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Solana Rolls Out First Update to Address the Problem of Failed Transactions

Solana (SOL) grapples with over 50% failed transactions, rising to 75% in March. Updates aim to address congestion, with version 1.17.31 released. Blockchain data doesn’t show immediate improvement. Anatoly Yakovenko warns of persisting issues despite updates. The network contends with memecoin boom and active bots, posing challenges in distinguishing spam from legitimate transactions.




The price curve and development of Solana (SOL) suffers from the fact that more than half of the transactions on the network fail. Now the developers have released a first update to address the problem.

At Solana (SOL), the topic of failed transactions is depressing the mood

In March, the rate was still around 50 percent – and then rose to 75 percent at times. The failed transactions do not cause any direct financial damage and are not due to critical errors in the Solana network. But for investors and users of SOL, the phenomenon is extremely annoying and one hopes for a solution. In this respect, yesterday’s official post from Solana, which revolves around a technological matter, received a lot of attention.

With version 1.17.31, an update to the typical Solana node software is now available and this should “help alleviate congestion in the Solana network,” it says. However, blockchain data does not yet show a trend reversal, so we will have to wait and see whether the desired effects really materialize. Developers like Rex St. John are already looking at version 1.18, which is in preparation.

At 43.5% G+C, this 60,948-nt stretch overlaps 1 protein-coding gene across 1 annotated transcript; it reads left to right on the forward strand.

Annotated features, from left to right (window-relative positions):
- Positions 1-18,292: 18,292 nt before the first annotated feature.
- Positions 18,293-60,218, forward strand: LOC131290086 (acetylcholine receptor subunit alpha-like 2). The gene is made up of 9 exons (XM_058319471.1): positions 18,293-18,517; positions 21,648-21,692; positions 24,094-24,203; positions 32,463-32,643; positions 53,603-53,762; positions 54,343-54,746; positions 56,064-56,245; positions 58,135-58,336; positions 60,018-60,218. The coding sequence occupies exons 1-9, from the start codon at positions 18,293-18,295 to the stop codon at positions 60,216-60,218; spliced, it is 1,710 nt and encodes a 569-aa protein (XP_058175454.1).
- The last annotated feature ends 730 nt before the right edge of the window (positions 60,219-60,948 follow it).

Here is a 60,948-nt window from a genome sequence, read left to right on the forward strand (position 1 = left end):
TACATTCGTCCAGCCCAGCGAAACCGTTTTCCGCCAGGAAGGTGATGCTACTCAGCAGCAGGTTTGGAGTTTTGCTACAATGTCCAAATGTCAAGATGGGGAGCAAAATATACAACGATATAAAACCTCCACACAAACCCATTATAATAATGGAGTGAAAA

Solana co-founder Anatoly Yakovenko is even more cautious and, via In plain language: Solana must be prepared to live with the problem of failed transactions for the time being, even if updates such as version 1.17.31 of the node software address a solution step by step.

The reasons why the Solana network is groaning under overload go in two directions. On the one hand, the boom in Solana memecoins such as BONK and dogwifhat (WIF) is making a significant contribution to increasing transaction numbers – and you don’t want to “strangle” them technologically. The second reason, highly active bots in the SOL ecosystem, needs to be viewed in a more differentiated way – because here it is difficult to distinguish between “spam” and useful instruments from power traders and project developers.

Conclusion: Realism at Solana when it comes to failed transactions

After the release of update 1.17.31, Solana recorded a daily loss of 14 percent and was therefore negative in a weak overall market. Despite the excitement over a minor technological improvement, SOL investors seem to understand that the problem of failed transactions cannot be solved quickly.


(Featured image by Tumisu via Pixabay)

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First published in BLOCK-BUILDERS.DE. A third-party contributor translated and adapted the article from the original. In case of discrepancy, the original will prevail.

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Sharon Harris is a feminist and a part-time nomad. She reports about businesses primarily involved in tech, CBD, and crypto. She started her career as a product manager at a Silicon Valley startup but now enjoys a new life as a personal finance geek and writer. Her primary aim is to provide readers with a new perspective on the overlapping world of finance and technology.